The Young Against the Old

Generational Conflict in First Clement

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L. L. Welborn
  • New York, NY: 
    Fortress Academic/Lexington Books
    , March
     2018.
     292 pages.
     $110.00.
     Hardcover.
    ISBN
    9781978700154.
     For other formats: Link to Publisher's Website.

Review

This is a stunning piece of scholarship examining the intergenerational conflict at the Church in Corinth as expressed through 1 Clement. Welborn offers an in-depth, close reading of the language of the text itself, at times nearly word-for-word philological exegesis, positioning the conflict described in 1 Clement as a watershed moment in the history of the development of the church itself. Through this meticulous analysis of the source material, language, and demographic patterns, he provides a glimpse into Christian life in the ancient world awash in congregational discord and discourse that eventually contributed to the development of Church hierarchy.

The Young Against the Old: Generational Conflict in First Clement is clearly and concisely laid out, opening with a brief examination of the various hypotheses surrounding this epistle and the work of previous scholars in untangling its meaning. It continues in chapter 2 with a clear description of the conflict itself, noting that the “hypothesis of intergenerational conflict in the church at Corinth” has not been adequately explored (22). Then, through a masterful exegesis of the Greek, Welborn proceeds to do just that, making a powerful case for an epistle responding to social revolt within the Corinthian church of young, innovative Christians against the old and older traditional guard. Chapter 3 analyses the context in which this strife emerged, looking first at attitudes toward youth and age within extant Roman culture, Roman legal precedents, and then the demographics of Corinth itself. Welborn’s knowledge of classical texts is extensive and his description of the impact of the Roman idea of patria potestas, and the social power which a Roman father held over his sons remarkably in-depth (54-59). He positions the struggles at Corinth as part of the social world of ancient Greece and Rome and the letters of Paul as representative of “an ideology of youth in the first century A.D.” (97). In so doing, he demonstrates the persistent cultural continuity regarding rhetoric and attitudes toward age and youth from Classical Greece and Rome into the Christian era.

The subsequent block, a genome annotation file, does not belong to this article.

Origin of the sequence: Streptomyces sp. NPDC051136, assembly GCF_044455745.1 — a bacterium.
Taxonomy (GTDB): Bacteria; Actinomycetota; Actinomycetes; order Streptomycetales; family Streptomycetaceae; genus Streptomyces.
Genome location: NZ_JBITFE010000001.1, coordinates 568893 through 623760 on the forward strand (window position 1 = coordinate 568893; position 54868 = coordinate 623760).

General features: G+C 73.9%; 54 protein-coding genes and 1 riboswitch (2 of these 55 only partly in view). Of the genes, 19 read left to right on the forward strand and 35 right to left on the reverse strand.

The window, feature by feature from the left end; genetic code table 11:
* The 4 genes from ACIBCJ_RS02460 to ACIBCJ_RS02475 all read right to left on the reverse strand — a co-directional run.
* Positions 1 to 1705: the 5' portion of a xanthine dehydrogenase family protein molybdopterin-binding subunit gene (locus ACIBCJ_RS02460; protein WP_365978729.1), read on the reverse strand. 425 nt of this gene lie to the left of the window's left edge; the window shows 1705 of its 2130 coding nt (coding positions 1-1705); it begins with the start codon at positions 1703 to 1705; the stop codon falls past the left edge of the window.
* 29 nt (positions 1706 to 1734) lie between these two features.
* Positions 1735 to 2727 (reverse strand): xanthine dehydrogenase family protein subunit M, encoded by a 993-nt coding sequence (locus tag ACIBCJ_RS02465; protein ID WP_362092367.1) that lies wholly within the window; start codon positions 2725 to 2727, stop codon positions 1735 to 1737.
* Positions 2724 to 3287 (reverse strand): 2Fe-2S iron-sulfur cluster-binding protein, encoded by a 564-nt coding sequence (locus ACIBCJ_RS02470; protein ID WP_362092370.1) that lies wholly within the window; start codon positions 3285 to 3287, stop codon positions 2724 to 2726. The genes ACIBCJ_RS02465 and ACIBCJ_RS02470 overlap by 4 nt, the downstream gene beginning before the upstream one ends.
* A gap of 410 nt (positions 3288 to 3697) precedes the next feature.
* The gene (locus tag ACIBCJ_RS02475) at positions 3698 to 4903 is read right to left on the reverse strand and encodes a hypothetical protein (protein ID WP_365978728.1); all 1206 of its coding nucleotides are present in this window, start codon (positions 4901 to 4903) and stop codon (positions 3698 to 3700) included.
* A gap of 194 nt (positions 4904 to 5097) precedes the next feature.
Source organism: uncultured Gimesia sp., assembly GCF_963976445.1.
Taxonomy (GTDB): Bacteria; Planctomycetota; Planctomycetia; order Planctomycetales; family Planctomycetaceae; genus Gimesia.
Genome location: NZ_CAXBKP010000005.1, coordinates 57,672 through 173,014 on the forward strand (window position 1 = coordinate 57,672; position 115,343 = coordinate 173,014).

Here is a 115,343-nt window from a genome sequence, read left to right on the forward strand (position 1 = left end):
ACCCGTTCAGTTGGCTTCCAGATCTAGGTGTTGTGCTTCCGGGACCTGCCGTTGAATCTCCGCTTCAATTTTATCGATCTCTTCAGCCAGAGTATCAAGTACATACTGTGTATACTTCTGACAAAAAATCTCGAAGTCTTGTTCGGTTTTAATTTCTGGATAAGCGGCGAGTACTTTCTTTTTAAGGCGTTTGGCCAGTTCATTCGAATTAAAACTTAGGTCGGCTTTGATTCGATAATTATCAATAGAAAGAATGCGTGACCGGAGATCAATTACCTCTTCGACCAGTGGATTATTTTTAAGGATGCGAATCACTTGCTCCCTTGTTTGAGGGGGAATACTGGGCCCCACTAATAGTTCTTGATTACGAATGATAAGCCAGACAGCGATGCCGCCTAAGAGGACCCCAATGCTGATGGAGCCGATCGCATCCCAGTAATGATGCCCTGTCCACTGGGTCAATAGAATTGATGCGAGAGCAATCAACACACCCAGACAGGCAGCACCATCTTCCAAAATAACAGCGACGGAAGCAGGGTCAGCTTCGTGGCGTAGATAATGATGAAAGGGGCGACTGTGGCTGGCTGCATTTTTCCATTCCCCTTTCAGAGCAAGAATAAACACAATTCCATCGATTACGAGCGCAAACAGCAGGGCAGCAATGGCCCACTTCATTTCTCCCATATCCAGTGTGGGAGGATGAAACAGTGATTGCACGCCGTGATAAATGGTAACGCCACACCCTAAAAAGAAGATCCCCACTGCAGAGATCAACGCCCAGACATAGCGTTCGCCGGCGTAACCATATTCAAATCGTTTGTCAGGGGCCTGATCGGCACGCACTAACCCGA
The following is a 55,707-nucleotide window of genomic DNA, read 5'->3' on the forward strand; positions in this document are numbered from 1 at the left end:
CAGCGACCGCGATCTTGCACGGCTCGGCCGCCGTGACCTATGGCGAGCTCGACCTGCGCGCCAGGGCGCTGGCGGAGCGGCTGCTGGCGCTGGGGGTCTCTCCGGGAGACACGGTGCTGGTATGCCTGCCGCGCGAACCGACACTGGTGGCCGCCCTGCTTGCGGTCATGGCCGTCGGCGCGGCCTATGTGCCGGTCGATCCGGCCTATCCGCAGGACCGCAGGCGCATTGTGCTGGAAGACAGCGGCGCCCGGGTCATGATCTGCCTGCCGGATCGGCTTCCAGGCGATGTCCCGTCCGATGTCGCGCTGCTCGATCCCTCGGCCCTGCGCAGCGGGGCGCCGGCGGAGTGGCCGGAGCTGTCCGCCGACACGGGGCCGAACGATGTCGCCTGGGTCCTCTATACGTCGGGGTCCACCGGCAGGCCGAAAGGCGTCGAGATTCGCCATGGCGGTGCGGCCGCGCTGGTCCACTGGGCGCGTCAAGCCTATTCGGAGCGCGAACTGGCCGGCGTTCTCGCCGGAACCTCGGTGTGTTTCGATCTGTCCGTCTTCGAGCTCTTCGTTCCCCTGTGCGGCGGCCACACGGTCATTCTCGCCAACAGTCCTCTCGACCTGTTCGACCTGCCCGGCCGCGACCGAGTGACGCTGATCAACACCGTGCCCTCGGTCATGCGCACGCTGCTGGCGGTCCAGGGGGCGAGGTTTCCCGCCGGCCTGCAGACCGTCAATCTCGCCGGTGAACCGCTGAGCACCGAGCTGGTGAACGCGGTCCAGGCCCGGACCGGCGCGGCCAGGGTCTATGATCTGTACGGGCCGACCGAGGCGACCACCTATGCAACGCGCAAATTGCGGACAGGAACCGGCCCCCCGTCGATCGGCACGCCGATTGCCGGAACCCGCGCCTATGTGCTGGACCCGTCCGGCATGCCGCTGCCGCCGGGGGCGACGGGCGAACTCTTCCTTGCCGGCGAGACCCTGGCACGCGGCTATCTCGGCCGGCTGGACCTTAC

Chapter 4 continues the philological analysis of the letter, looking at specific rhetorical motifs employed by its writer and the ways in which the epistolary genre itself was used as a means of reinforcing the hierarchy of the Church elders (129). The author examines the structure of the letter and the many rhetorical tropes therein, demonstrating how the writer of 1 Clement brought his readers from anxiety and peril, envy and jealousy to a concord rooted in reification of the established hierarchy, a hierarchy governed by obedience to elders. Contained within this letter was a fervent warning against factionalism (150) and an exhortation to submission particularly by the younger members of the Church (159). Finally, chapter 5 discusses the nature and structure of the Church, noting that the house church (rather than the ecclesiastical buildings that we might be more familiar with today) remained the dominant organizational setting for Christians at Corinth and indeed first century Christians, in general (175). Welborn discusses the impact of this structuring and the ways in which it allowed for Greek and Roman attitudes toward the supremacy of the head of the house—imitating the Roman patron-client relationships—to dominate.

Overall this is a book of tremendous insight not only into 1 Clement, but into the world of classical literature and the extant scholarship on this particular epistle. The notes at the end of each chapter are themselves things of beauty, providing a thorough grounding in that scholarship both on 1 Clement and early church history. It is an eminently readable and erudite addition to the same.

About the Reviewer(s): 

Galina Krasskova is a PhD student in Theology at Fordham University.

Date of Review: 
October 3, 2019
About the Author(s)/Editor(s)/Translator(s): 

L. L. Welborn is Professor of New Testament and Early Christian Literature at Fordham University.

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